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Water-damaged murals by Forest Hills Stadium get cleaned, MTA looks for permanent solution

June 2016

Aug. 7, 2017 By Jason Cohen

The murals that went up beneath the Long Island Rail Road tracks on 71st Avenue—featuring tennis greats such as John McEnroe—have been damaged by water and pigeon feces.

In response, a group of workers from the Forest Hills Tennis Stadium recently scrubbed them down with soap and water, in their quest to restore the art. However, further work is required.

Forest Hills Stadium promoter Mike Luba said that the restoration of the murals is important since they are enjoyed by thousands of people as they make their way to the stadium.

The murals, which feature tennis stars Arthur Ashe and Billie Jean King as well as music legends and Forest Hills natives the Ramones, were heavily stained by dirt and water from the train tracks above, causing concert organizers to send a team to clean them up.

The murals on the west side of the street that feature the tennis legends—such as John McEnroe–have been damaged the most.

“The goal for us is to try to be good neighbors,” Luba said. “We know we have an impact on the neighborhood.”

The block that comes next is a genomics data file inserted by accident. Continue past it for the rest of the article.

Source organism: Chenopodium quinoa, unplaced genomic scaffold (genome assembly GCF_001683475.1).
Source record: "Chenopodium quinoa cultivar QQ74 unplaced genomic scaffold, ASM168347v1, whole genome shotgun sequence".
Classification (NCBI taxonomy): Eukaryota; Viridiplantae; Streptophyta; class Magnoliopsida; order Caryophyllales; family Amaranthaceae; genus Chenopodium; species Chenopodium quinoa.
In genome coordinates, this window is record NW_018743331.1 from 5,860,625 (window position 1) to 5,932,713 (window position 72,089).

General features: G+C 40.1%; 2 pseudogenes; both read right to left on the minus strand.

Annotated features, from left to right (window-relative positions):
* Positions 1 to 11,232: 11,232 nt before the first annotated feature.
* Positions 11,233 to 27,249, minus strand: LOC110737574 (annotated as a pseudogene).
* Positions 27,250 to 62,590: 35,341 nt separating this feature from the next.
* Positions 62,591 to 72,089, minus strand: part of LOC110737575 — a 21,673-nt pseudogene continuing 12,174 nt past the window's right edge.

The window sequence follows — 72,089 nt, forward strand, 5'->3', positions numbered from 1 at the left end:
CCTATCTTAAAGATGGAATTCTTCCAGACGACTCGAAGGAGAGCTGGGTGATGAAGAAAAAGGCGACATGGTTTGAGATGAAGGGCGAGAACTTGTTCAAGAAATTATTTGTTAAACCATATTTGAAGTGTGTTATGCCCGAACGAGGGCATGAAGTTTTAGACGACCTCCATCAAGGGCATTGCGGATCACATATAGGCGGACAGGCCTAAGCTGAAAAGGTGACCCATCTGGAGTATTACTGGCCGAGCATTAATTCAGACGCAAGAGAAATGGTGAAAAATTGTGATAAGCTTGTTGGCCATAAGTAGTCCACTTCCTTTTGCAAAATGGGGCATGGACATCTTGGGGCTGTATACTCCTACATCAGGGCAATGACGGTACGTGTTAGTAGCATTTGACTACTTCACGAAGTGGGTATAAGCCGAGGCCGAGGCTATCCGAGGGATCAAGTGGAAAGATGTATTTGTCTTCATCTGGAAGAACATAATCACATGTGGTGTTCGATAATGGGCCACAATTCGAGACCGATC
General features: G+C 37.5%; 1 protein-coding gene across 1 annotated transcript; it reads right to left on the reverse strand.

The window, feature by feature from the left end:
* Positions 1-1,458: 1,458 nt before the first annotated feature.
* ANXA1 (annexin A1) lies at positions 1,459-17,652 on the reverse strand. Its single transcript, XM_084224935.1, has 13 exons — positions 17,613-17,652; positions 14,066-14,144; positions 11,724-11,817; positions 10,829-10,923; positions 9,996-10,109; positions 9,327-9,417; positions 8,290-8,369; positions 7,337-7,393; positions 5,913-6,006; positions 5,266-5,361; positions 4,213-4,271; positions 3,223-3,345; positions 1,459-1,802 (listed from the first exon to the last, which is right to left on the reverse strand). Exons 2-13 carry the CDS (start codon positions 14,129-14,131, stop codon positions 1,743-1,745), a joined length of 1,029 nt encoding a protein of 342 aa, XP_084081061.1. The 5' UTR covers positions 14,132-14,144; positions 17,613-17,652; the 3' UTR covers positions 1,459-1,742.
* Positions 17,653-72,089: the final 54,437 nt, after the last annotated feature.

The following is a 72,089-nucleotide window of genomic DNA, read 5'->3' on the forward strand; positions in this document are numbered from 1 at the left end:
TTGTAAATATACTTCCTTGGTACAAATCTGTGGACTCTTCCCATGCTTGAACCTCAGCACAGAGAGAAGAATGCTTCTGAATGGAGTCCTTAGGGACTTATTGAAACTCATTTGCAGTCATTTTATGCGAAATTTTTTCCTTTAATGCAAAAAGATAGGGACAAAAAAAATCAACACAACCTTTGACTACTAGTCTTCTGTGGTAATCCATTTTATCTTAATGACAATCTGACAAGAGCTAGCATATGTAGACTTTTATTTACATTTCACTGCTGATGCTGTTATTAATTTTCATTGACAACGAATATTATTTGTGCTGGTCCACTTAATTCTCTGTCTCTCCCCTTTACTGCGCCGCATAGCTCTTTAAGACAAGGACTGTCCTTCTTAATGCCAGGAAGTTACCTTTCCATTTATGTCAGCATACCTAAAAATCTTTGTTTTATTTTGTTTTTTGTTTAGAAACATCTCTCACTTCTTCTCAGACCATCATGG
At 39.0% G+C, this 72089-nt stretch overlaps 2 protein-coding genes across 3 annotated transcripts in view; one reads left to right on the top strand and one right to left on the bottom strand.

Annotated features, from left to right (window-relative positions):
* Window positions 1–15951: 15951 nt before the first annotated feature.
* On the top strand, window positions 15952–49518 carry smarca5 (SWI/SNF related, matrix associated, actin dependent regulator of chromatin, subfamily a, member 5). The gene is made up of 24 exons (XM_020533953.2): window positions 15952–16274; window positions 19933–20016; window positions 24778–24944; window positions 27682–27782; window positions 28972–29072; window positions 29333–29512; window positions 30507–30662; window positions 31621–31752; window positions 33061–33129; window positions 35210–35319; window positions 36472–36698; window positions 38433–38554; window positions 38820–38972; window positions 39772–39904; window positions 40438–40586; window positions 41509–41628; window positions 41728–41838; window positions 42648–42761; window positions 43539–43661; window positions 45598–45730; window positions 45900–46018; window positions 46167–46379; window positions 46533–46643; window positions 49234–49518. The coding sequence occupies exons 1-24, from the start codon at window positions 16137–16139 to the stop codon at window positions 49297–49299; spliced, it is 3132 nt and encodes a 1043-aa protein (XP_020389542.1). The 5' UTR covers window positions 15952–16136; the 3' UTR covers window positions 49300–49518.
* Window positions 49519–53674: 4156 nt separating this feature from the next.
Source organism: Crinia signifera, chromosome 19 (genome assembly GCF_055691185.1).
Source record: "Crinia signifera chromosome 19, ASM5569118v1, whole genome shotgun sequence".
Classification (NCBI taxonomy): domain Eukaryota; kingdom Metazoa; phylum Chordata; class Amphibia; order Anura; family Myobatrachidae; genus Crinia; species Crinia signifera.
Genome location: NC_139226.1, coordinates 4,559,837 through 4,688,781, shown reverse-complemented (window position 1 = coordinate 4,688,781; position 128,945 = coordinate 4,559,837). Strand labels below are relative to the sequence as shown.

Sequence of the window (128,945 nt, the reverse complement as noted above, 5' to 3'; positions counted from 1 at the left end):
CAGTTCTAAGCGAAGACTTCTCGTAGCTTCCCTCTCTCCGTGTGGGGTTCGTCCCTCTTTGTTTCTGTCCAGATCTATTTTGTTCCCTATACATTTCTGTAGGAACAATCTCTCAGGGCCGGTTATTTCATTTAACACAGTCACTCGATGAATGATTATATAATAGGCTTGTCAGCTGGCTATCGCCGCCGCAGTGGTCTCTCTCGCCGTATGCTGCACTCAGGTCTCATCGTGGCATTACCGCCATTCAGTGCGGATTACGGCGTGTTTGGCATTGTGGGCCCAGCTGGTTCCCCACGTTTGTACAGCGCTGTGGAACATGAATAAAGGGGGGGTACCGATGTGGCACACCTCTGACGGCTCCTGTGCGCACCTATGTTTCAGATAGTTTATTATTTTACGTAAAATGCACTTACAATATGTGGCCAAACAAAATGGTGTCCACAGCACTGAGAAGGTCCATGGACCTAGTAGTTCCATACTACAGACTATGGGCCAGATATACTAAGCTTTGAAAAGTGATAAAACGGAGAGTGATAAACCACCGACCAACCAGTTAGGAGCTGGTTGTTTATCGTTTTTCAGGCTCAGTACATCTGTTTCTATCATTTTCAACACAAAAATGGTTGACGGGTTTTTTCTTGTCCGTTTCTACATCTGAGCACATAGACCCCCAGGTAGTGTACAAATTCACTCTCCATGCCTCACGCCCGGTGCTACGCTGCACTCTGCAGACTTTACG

Luba said that stadium officials and the MTA are working on a permanent solution to prevent further water damage to the murals.

In May, the LIRR sent a team visit the site. They did some improvement work there, including removing and reinstalling pigeon netting, cleaning steel columns and painting concrete column bases among other clean-up activities.

The pigeon problem has largely been resolved, Luba said.

Shams Tarek, a spokesman for the MTA, said that an LIRR inspection revealed that there are water leakage problems on the bridge. He said waterproofing the bridge is a lengthy process that requires taking tracks out of service. The repairs are slated for August 2018.

The murals were painted as part of an initiative spearheaded by the stadium and concert organizers who worked on the project with 501 See Streets, a nonprofit dedicated to beautifying neighborhoods through art, and state Assemblyman Andrew Hevesi.

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